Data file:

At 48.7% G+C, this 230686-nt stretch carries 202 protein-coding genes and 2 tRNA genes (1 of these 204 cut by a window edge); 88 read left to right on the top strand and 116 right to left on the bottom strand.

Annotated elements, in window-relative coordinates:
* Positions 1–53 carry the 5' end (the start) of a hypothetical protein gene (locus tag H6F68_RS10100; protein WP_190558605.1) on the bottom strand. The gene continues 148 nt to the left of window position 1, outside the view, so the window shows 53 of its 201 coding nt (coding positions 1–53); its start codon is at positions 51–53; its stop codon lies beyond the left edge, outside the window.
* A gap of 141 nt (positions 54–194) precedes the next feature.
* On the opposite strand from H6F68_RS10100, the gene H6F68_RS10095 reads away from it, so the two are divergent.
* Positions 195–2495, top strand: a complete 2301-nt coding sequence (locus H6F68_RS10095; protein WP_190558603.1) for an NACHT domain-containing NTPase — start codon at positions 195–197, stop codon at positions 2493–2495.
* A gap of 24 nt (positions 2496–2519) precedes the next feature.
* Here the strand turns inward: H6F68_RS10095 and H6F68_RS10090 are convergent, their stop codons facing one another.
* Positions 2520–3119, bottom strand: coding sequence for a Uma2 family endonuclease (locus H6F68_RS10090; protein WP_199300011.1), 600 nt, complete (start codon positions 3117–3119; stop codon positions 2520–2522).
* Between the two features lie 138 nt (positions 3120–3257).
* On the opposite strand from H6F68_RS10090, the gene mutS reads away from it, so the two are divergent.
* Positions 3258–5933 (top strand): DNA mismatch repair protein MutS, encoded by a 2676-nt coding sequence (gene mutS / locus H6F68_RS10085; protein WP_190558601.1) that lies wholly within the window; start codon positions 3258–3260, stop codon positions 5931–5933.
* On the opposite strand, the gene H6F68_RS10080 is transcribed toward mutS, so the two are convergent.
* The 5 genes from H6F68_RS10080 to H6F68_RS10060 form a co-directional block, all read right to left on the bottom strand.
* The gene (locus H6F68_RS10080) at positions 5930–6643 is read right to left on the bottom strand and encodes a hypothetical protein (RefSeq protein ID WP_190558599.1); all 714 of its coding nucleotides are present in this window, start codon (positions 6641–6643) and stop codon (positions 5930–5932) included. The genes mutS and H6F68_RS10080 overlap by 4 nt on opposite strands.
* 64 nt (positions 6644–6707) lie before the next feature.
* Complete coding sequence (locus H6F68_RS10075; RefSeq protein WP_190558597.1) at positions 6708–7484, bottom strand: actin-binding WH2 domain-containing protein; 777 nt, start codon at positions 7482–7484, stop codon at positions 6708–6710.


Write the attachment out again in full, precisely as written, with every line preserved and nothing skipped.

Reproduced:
At 48.7% G+C, this 230686-nt stretch carries 202 protein-coding genes and 2 tRNA genes (1 of these 204 cut by a window edge); 88 read left to right on the top strand and 116 right to left on the bottom strand.

Annotated elements, in window-relative coordinates:
* Positions 1–53 carry the 5' end (the start) of a hypothetical protein gene (locus tag H6F68_RS10100; protein WP_190558605.1) on the bottom strand. The gene continues 148 nt to the left of window position 1, outside the view, so the window shows 53 of its 201 coding nt (coding positions 1–53); its start codon is at positions 51–53; its stop codon lies beyond the left edge, outside the window.
* A gap of 141 nt (positions 54–194) precedes the next feature.
* On the opposite strand from H6F68_RS10100, the gene H6F68_RS10095 reads away from it, so the two are divergent.
* Positions 195–2495, top strand: a complete 2301-nt coding sequence (locus H6F68_RS10095; protein WP_190558603.1) for an NACHT domain-containing NTPase — start codon at positions 195–197, stop codon at positions 2493–2495.
* A gap of 24 nt (positions 2496–2519) precedes the next feature.
* Here the strand turns inward: H6F68_RS10095 and H6F68_RS10090 are convergent, their stop codons facing one another.
* Positions 2520–3119, bottom strand: coding sequence for a Uma2 family endonuclease (locus H6F68_RS10090; protein WP_199300011.1), 600 nt, complete (start codon positions 3117–3119; stop codon positions 2520–2522).
* Between the two features lie 138 nt (positions 3120–3257).
* On the opposite strand from H6F68_RS10090, the gene mutS reads away from it, so the two are divergent.
* Positions 3258–5933 (top strand): DNA mismatch repair protein MutS, encoded by a 2676-nt coding sequence (gene mutS / locus H6F68_RS10085; protein WP_190558601.1) that lies wholly within the window; start codon positions 3258–3260, stop codon positions 5931–5933.
* On the opposite strand, the gene H6F68_RS10080 is transcribed toward mutS, so the two are convergent.
* The 5 genes from H6F68_RS10080 to H6F68_RS10060 form a co-directional block, all read right to left on the bottom strand.
* The gene (locus H6F68_RS10080) at positions 5930–6643 is read right to left on the bottom strand and encodes a hypothetical protein (RefSeq protein ID WP_190558599.1); all 714 of its coding nucleotides are present in this window, start codon (positions 6641–6643) and stop codon (positions 5930–5932) included. The genes mutS and H6F68_RS10080 overlap by 4 nt on opposite strands.
* 64 nt (positions 6644–6707) lie before the next feature.
* Complete coding sequence (locus H6F68_RS10075; RefSeq protein WP_190558597.1) at positions 6708–7484, bottom strand: actin-binding WH2 domain-containing protein; 777 nt, start codon at positions 7482–7484, stop codon at positions 6708–6710.